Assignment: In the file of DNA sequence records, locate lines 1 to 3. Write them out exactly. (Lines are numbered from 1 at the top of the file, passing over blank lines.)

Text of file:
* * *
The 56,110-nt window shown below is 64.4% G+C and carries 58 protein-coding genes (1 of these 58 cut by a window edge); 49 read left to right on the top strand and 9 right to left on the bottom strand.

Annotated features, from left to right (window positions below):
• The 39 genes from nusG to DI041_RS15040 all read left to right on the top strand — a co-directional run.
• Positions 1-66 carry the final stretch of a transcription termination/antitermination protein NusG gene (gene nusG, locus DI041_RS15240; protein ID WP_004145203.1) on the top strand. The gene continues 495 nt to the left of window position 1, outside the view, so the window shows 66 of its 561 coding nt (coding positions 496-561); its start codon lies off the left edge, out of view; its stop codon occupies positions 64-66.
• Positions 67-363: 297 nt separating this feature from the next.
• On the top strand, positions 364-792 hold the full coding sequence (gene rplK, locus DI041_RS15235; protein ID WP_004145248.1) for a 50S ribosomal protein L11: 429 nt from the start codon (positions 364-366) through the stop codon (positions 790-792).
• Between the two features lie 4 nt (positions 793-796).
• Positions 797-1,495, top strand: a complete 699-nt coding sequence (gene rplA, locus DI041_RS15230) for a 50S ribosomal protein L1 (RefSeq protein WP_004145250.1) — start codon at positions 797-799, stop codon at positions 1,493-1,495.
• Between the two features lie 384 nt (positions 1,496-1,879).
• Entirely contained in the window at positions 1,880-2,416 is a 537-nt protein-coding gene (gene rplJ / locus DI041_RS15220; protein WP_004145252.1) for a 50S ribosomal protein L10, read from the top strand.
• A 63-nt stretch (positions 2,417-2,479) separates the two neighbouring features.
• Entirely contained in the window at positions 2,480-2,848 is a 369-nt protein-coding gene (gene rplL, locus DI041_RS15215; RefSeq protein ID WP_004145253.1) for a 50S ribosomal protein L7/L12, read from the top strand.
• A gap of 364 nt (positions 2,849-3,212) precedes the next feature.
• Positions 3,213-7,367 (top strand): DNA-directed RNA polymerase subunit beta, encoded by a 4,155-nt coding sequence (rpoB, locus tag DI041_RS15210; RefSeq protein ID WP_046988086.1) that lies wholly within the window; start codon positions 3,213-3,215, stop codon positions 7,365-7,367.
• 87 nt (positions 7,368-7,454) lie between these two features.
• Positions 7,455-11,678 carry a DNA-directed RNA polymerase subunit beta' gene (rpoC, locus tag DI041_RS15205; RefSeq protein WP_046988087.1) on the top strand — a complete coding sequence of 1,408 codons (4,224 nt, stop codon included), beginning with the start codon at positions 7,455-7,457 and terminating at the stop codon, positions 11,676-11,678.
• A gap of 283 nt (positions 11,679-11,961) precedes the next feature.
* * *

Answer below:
The 56,110-nt window shown below is 64.4% G+C and carries 58 protein-coding genes (1 of these 58 cut by a window edge); 49 read left to right on the top strand and 9 right to left on the bottom strand.

Annotated features, from left to right (window positions below):
• The 39 genes from nusG to DI041_RS15040 all read left to right on the top strand — a co-directional run.